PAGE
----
Kebab in the Middle East is considered to be any grilled meat, even a shish kebab. However, we are used to thinking that kebab is meat with vegetables in pita bread. After all, all over the world kebab is also associated with a separate dish, which is necessarily served with lavash or bread. Therefore, today we are investigating, in fact, the history of the origin of the world’s popular snack — kebab.
It is said that the first kebab was created by Turkish chef Iskander Efendi back in the 19th century. It was a Döner kebab, for which Efendi used a vertical skewer that was constantly spinning. On it, he roasted pieces of lamb. Then the chef cut the prepared meat into thin slices and served in pita bread with sauce. The signature dish of Efendi quickly won the favor of the residents of Bursa in Turkey, and already in the 1860s, kebabs were named after the inventor — Iskender Kebab.
Of course, Turkish immigrants gradually began to bring the recipe for doner kebab to Western Europe. Therefore, he ended up in both Germany and Greece. Therefore, now in both countries, kebab has its interpretations and positions itself as traditional local cuisine.
In particular, in Greece, the recipe for gyros, which is the most popular street food, is still preserved. It is served with lamb and beef, red onion, parsley, Greek yogurt, fried potatoes, and wrapped in pita bread.
But if we talk about Germany, the kebab was popularized by Kadir Nurman, who was also a Lebanese émigré. He served a kebab with rice and vegetables and wrapped it in crusty bread. This was a very hot street food, as local workers were looking for a quick snack at the time to eat on the go. In addition, this combination of ingredients was high in calories, and therefore the dish quickly took root on the streets of Berlin.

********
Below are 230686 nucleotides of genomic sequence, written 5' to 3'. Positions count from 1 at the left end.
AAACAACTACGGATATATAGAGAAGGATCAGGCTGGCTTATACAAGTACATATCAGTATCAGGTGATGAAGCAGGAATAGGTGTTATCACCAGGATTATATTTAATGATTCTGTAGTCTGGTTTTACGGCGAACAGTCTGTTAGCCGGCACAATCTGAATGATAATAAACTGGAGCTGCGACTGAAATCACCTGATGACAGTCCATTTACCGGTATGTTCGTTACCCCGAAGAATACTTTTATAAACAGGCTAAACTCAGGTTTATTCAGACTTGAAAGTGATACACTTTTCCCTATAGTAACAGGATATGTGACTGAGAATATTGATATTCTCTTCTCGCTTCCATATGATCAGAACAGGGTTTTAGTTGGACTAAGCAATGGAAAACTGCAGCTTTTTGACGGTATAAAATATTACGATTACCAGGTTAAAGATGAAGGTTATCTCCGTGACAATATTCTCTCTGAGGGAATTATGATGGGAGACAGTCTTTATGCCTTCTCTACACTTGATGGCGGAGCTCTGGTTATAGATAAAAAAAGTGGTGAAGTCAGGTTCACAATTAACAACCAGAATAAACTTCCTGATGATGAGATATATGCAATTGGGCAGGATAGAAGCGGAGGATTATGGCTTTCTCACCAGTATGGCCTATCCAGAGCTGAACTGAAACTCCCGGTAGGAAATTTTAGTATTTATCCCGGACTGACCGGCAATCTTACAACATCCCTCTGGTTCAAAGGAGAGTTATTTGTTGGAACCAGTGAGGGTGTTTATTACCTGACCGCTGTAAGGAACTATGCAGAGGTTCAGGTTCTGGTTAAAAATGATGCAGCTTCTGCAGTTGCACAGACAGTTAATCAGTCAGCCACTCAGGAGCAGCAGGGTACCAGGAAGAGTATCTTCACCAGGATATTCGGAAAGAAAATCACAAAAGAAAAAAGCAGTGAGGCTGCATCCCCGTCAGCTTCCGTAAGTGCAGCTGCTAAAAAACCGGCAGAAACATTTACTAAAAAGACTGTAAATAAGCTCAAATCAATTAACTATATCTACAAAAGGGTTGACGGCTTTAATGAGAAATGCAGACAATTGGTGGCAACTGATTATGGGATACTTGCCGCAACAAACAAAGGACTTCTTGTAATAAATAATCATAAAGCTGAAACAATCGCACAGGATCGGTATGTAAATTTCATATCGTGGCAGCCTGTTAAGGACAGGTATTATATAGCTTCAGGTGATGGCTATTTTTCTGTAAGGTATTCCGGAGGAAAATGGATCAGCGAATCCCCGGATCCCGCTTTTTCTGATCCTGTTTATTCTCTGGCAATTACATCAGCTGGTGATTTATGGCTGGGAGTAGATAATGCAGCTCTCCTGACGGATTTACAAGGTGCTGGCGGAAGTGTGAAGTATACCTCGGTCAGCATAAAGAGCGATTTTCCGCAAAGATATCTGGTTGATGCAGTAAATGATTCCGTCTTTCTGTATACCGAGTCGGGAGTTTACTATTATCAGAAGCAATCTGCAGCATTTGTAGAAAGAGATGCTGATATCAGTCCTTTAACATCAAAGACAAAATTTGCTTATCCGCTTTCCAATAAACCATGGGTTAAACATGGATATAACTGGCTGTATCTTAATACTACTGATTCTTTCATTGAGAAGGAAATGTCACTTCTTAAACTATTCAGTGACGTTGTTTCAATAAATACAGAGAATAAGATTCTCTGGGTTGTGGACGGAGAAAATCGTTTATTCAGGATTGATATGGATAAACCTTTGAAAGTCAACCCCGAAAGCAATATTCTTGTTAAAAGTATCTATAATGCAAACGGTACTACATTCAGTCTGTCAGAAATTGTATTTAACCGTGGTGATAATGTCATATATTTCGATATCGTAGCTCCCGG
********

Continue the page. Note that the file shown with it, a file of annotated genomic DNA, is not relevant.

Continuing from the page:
By the way, some people call Nurman the inventor of kebab, because it was he who brought the dish to a new level. At the time of his death, there were more than 16,000 retail outlets in Germany with annual revenues of more than 25 billion euros. Just imagine at what pace the culture of kebab consumption developed.
The Mexicans also have their interpretation of kebab. Only their dish looks more like sandwiches. It’s about tacos and burritos. They also owe these recipes to the Turks and Lebanese, who massively emigrated to Mexico in the 20th century.
Until the 1970s, lavash meat was gaining popularity in Chicago and New York, this time thanks to a wave of Greek emigrants, who by that time already had their version of the kebab — gyros. In particular, George the Apostle opened a factory exclusively for the production of a large number of gyros, which were massively supplied to restaurants throughout America.
Today kebab is one of the most popular dishes in the world, it is found in almost every country and has its adaptation in the local cuisine. Let’s say shish kebab and shawarma, doner and lula. In Ukraine, now there is also pita, which is actually an Israeli version of shawarma. Therefore, we will soon write a separate material for you about how all these dishes differ. Wait for it!